New study to assess why ‘rogue gene’ causes asthma in early life
Researchers at the University of Southampton are to study why some people are more likely to develop asthma.
The team will analyse a particular gene called ADAM33, which is associated with the development of asthma and airway ‘twitchiness’, a common feature of the disease.
ADAM33 is also thought to play a role in changing the airway architecture in the lungs of young children, possibly even before they are born.
Lead researcher Hans Michel Haitchi, Associate Professor in Respiratory Medicine at the University of Southampton, says: “We know that ADAM33 makes an enzyme, which is attached to cells in the airway muscles. In asthma, it has been found that this enzyme goes rogue from these cells and higher levels of the enzyme are associated with poorer lung function. We think that when it detaches it causes problems by affecting cells that shouldn’t come into contact with it and this results in subtle changes in the airway wall – called airway remodelling - involving over-growth of cells that cause the airways to narrow, among other asthma-associated changes. We also think that this airway remodelling can occur before birth, which is something we will focus on in the study.
“We want to see how the remodelling affects reactions to irritants such as allergens later in life. We think that babies born with airway remodelling will be more sensitive to allergens, such as house dust mites, leading to the symptoms of asthma.”
The study, funded by the Medical Research Foundation and Asthma UK, will analyse mice born with or without the rogue ADAM33 enzyme after exposing them to dust allergens or causes of allergic inflammation such as the Interleukin-13 protein. This will enable the team to understand how the rogue enzyme might cause airway remodelling, and interact with allergen-induced lung inflammation in early life. New genetic methods to study the lungs of these mice will be used that will allow discovery of new asthma disease-associated genes and their proteins that play a role in the development of asthma.
Furthermore, samples from young children whose mother has asthma or children who have asthma will be studied for the faulty ADAM33 enzyme and how this is associated with altered airway structure. Some of these samples will be collected at the National Institute for Health Research (NIHR) Southampton Respiratory Biomedical Research Unit and the NIHR/Wellcome Trust Clinical Research Facility at University Hospital Southampton NHS Foundation Trust.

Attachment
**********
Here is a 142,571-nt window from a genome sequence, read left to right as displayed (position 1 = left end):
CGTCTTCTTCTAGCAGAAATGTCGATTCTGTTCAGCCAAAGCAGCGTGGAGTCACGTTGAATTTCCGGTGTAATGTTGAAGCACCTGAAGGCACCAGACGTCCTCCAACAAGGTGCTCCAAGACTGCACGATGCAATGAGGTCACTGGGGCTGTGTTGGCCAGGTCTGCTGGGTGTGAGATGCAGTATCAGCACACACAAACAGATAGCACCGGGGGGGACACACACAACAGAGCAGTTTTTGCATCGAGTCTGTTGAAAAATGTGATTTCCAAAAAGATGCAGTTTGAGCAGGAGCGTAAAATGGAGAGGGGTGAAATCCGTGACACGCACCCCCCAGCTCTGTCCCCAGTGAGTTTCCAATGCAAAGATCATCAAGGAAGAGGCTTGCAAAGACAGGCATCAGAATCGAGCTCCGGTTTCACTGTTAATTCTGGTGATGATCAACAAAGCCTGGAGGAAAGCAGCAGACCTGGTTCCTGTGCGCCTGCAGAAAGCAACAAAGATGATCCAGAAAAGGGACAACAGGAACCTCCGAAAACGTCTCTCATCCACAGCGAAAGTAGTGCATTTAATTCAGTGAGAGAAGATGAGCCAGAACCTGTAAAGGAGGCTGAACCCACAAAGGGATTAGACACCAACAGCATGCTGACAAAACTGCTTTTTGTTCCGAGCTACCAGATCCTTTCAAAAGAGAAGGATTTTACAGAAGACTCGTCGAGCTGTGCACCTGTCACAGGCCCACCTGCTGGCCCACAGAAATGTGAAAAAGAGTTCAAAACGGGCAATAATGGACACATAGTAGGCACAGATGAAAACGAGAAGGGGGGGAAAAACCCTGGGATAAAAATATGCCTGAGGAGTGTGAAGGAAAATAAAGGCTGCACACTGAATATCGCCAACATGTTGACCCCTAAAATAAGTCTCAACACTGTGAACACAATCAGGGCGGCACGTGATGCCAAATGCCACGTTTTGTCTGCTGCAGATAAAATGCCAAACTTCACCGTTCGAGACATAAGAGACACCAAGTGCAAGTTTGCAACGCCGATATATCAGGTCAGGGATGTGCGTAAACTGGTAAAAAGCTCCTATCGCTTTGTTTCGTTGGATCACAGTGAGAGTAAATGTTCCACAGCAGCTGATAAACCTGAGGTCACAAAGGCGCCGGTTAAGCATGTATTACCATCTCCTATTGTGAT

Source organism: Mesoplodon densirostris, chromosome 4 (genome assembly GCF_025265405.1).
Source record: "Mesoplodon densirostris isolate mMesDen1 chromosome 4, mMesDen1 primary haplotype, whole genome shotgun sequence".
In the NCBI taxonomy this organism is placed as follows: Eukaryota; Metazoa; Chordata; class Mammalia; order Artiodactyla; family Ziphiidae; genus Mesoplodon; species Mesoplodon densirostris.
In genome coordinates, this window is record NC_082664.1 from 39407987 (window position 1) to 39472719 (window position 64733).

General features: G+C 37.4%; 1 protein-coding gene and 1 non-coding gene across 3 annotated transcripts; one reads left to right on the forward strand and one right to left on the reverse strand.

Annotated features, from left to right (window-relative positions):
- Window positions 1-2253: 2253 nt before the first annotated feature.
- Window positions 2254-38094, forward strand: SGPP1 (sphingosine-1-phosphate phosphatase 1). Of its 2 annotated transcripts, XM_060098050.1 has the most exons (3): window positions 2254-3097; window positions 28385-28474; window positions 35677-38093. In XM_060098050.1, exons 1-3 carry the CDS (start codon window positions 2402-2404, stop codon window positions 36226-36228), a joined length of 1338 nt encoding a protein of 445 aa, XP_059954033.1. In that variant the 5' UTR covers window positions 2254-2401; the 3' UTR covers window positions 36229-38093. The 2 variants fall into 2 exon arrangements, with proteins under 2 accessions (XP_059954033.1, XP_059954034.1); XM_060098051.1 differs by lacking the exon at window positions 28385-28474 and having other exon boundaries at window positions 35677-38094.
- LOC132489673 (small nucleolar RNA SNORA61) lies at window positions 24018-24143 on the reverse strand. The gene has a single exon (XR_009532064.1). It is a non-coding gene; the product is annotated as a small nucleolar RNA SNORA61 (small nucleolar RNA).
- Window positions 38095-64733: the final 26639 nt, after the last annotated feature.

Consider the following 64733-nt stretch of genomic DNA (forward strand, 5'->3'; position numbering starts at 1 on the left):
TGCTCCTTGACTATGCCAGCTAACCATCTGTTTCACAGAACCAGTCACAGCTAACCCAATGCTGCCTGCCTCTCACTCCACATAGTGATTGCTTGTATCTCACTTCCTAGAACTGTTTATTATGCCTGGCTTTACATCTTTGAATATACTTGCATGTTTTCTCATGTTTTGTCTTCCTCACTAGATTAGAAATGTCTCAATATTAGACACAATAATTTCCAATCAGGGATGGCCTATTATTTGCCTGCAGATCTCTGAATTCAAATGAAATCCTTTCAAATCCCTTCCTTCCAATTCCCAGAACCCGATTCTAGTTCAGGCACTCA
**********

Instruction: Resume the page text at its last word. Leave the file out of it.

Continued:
Professor Haitchi adds: “Understanding how the ADAM33 enzyme causes airway remodelling before birth and the responses to environmental triggers such as allergens are the first steps in developing a treatment to stop this from happening. Airway remodelling reduces the ability of the lungs to function, and is not prevented by current anti-inflammatory steroid therapy. Therefore, stopping this would prevent a harmful effect of asthma for many of the 5.4 million people in the UK with the condition."
Dr Samantha Walker, Director of Research and Policy at Asthma UK comments: “Asthma is a complex condition, which is why we fund research like this to understand more about it. This research is so important because, although we may not be able to change our genes, by better understanding them we may be able to stop their effects. This project has the potential to make a real difference to people’s lives in the future by preventing them from developing asthma in the first place – and with three people still dying every day in the UK as a result of an asthma attack, this is crucial.”
Dr Angela Hind, the Medical Research Foundation’s Director, adds: “The Medical Research Foundation joined with Asthma UK to fund new research which will make a difference to people living with asthma and to support the next generation of asthma research leaders for the UK. Dr Haitchi is such a future leader and we have every hope that his research will provide important insights into the development of asthma.”